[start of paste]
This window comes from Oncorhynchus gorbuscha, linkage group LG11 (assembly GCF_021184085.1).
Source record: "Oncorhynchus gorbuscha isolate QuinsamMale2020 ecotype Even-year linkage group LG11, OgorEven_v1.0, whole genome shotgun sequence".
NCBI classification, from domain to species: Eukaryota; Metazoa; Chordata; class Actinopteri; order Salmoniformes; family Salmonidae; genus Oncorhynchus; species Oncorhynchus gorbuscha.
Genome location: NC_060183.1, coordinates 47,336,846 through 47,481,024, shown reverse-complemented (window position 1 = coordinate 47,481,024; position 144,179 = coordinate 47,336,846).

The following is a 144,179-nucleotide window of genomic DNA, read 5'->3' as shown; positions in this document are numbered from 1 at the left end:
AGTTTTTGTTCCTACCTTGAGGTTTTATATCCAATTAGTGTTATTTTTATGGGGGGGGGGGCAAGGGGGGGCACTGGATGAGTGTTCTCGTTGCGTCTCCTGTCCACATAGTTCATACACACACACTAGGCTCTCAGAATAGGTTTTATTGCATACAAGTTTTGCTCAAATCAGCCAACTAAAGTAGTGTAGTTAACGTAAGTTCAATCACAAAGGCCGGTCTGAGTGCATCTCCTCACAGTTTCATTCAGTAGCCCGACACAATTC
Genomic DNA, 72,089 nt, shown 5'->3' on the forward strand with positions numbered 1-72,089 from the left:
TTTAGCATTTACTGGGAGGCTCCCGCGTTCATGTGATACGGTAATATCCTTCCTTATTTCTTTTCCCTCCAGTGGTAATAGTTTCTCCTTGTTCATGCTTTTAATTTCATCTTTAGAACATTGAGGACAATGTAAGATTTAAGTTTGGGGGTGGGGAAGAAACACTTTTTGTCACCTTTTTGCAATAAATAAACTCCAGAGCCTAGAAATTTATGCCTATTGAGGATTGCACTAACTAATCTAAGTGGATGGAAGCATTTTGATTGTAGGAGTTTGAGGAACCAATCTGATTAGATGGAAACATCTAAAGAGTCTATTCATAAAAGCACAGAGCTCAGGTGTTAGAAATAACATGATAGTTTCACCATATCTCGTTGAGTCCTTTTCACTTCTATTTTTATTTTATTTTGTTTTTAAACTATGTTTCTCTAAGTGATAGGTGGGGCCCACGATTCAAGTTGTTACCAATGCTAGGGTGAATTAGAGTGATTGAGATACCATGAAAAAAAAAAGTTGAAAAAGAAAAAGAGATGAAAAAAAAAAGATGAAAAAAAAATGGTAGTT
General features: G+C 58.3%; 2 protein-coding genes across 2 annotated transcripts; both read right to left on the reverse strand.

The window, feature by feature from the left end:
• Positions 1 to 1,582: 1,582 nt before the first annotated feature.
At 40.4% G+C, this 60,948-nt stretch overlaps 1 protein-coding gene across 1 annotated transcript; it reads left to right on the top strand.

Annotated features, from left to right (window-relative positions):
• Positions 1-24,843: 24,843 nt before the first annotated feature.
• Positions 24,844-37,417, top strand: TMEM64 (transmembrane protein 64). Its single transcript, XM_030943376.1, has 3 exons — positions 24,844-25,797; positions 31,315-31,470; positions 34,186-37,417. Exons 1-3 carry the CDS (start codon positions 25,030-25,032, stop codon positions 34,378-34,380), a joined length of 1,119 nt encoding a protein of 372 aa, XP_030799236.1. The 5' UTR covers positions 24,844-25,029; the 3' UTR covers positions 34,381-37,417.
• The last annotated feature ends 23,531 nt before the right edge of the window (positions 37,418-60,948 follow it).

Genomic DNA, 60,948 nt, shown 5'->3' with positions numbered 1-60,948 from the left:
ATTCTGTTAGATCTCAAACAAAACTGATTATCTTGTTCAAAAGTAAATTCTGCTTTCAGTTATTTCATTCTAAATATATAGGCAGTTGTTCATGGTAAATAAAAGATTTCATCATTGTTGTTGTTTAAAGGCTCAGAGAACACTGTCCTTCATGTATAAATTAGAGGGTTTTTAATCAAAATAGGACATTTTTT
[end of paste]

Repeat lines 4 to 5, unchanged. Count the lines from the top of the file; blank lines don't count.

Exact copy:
Genome location: NC_060183.1, coordinates 47,336,846 through 47,481,024, shown reverse-complemented (window position 1 = coordinate 47,481,024; position 144,179 = coordinate 47,336,846).

The following is a 144,179-nucleotide window of genomic DNA, read 5'->3' as shown; positions in this document are numbered from 1 at the left end: